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What we’ve done.  And what lays ahead. Covid in 2022, Part 3 – Michael Fine

by Dr. Michael Fine, contributing writer, opinion

© Michael Fine 2021 

Introduction

This is the second of four essays about Covid, our culture, our time, and the moral responsibility we share for what we have, where we are, and what we’ve done.

Thanks, as always for reading.  And thanks as always to Nick, Deborah and Kendra for their help, wisdom and support.

Part 3

There are three disinformation campaigns I want to take a moment to debunk, because they all have the potential to cause a fair amount of chaos and distract us from being one people focused on saving lives by beating this virus into submission.  The idea that the risk of dying from the virus isn’t any greater than the risk of dying from the flu; the idea that Omicron was milder so we can throw the masks away and start dancing in the streets; and the idea that lockdowns don’t work. These are all false beliefs, and I can’t believe that our friends in the Kremlin aren’t licking their chops over the way the disinformation campaigns have been spread around in the U.S. and are widely believed, so we have something new to fight over. 

The notion that most people’s risk of dying is no greater than the risk of dying from the flu is part of this disinformation campaign. Most people’s risk of dying from Covid-19 was always no greater than the risk of dying from seasonal flu — or of dying from a car accident. The problem isn’t most people. Most deaths occur in people over 80 and those with chronic disease, for whom the vaccine isn’t very good protection, and whose protection from the vaccine wanes quickly.  And every day, a small but significant cohort of people cross over into the category of significant risk, because guess what? We all age and develop chronic disease over time. The number of deaths we’ll have is, and will stay, a function of the rate of community spread until we have enough effective antivirals and monoclonal antibodies and have a way to identify everyone who gets infected and can get them on treatment as soon as they develop symptoms. Period. We don’t have enough of the antivirals and monoclonal antibodies yet, and probably won’t until late March or April, so until them, our best way to reduce hospitalization and death is still to control community spread. Which means masking, avoiding public places, not having large events and rational testing. Sorry.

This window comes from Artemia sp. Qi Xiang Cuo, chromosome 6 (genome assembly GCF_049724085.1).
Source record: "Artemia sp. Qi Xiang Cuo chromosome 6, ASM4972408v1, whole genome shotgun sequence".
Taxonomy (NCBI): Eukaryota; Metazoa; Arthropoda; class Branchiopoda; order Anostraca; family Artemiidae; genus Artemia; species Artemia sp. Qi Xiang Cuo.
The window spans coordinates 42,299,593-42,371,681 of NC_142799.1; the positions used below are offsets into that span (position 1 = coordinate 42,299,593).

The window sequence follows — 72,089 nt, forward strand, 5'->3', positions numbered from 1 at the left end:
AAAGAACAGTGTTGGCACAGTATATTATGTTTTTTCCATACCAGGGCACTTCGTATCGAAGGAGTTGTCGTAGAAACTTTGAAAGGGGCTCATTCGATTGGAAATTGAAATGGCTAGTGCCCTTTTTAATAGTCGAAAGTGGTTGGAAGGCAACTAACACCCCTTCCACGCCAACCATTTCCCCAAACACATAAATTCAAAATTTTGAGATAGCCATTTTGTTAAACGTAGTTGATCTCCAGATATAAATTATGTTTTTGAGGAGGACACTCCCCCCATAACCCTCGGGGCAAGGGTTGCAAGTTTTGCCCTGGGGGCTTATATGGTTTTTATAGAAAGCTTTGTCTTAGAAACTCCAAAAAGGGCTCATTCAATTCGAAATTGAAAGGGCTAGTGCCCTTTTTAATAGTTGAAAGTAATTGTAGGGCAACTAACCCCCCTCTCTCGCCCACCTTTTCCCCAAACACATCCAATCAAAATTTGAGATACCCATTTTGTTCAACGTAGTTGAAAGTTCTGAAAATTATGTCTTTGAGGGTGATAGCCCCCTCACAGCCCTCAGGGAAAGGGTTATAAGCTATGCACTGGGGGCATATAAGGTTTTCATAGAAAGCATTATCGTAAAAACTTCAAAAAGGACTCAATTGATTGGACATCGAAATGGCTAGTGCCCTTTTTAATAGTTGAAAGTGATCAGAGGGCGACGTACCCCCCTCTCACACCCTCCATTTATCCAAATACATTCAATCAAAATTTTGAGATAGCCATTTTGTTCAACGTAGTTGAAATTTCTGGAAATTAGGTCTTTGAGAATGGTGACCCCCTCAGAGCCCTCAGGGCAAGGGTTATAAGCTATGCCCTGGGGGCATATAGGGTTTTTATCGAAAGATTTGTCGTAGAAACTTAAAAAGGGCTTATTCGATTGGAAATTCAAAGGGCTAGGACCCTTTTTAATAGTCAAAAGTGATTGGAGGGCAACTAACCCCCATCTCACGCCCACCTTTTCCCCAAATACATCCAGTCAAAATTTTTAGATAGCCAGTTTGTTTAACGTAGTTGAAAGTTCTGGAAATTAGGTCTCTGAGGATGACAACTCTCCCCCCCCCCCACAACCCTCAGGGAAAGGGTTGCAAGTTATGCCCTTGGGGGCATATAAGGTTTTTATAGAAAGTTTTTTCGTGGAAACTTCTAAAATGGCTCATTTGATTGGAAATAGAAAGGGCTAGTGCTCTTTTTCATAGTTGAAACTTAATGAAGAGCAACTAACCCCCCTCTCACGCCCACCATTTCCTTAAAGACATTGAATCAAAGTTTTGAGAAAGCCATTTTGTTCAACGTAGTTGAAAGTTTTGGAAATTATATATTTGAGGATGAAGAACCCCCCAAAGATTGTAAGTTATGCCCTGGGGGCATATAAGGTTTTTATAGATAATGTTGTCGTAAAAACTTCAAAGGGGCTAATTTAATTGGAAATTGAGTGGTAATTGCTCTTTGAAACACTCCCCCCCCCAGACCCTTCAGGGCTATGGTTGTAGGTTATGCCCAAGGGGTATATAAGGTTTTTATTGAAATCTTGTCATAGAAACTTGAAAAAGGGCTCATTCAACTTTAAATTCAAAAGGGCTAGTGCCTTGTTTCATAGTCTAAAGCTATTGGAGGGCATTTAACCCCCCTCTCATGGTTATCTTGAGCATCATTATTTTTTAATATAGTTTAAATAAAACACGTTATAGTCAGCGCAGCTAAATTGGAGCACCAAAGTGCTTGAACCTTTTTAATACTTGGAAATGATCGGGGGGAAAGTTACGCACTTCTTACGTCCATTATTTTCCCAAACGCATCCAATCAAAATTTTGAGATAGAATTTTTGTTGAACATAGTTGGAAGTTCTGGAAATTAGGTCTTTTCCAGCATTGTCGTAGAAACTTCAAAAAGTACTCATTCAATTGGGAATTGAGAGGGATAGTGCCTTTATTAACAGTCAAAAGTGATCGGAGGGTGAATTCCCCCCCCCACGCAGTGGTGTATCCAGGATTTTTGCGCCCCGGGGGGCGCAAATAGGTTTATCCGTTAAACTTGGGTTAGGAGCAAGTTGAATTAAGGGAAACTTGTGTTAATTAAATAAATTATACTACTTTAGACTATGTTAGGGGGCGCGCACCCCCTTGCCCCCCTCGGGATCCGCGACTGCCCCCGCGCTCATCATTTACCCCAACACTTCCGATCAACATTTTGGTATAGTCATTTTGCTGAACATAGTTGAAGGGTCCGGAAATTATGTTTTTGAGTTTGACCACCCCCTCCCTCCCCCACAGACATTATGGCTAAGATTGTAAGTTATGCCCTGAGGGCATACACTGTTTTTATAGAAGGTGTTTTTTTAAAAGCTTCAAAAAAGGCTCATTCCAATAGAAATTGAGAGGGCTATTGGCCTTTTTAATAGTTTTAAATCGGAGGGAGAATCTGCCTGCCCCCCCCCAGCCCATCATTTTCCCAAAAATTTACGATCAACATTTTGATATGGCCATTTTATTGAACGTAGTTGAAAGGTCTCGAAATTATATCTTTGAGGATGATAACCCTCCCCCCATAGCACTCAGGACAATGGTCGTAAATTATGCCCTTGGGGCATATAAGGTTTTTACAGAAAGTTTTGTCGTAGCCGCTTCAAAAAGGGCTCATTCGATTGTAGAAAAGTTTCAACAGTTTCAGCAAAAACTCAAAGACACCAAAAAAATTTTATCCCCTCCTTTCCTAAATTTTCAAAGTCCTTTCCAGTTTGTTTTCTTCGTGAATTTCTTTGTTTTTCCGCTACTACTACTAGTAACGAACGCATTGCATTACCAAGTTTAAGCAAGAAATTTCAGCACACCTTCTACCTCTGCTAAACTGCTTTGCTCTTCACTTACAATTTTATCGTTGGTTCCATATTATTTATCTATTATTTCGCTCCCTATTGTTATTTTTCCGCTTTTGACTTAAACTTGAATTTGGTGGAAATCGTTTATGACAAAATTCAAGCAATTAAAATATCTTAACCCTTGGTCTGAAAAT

The idea that Omicron is milder than other variants is itself ludicrous. Omicron spreads quicker than other variants – it hit us hard and is now receding but still circulating. But Omicron is likely at least as virulent is the original strain, which killed millions of people – it’s just less virulent than Delta.  Of course, most of us were immunized before Omicron hit, thank-goodness, and many of us have been infected so we had antibodies, and that made Omicron look more benign, compared to Delta.  But Omicron also killed more people than Delta did, because it infected so many people. The danger of the ”Omicron is less virulent” trope is that people will lower their guard, stop masking and other social distancing, which will allow Omicron to spring back into the population and keep killing the vulnerable, whose risk is a function of community spread more than vaccination rate, especially because the effectiveness of the vaccine boosters is likely waning in that group. Politicians, pandering to the desire of most of us to be done with Covid already, are likely to pick up the “Omicron is less virulent” refrain, and liberalize or are liberalizing restrictions too early, and so enable yet more preventable deaths.

The study from the Johns Hopkins Department of Economics (not their great schools of Public Health or Medicine) that suggests lockdowns don’t work is a classic example of disinformation, one that is sure to cause the kind of public health chaos that does Vladimir Putin proud and shows great return on his investment in social media. The study itself is a meta-analysis, not an actual study, and is not peer-reviewed (one of the authors is also its publisher) and has several methodological problems so can’t be taken to be authoritative.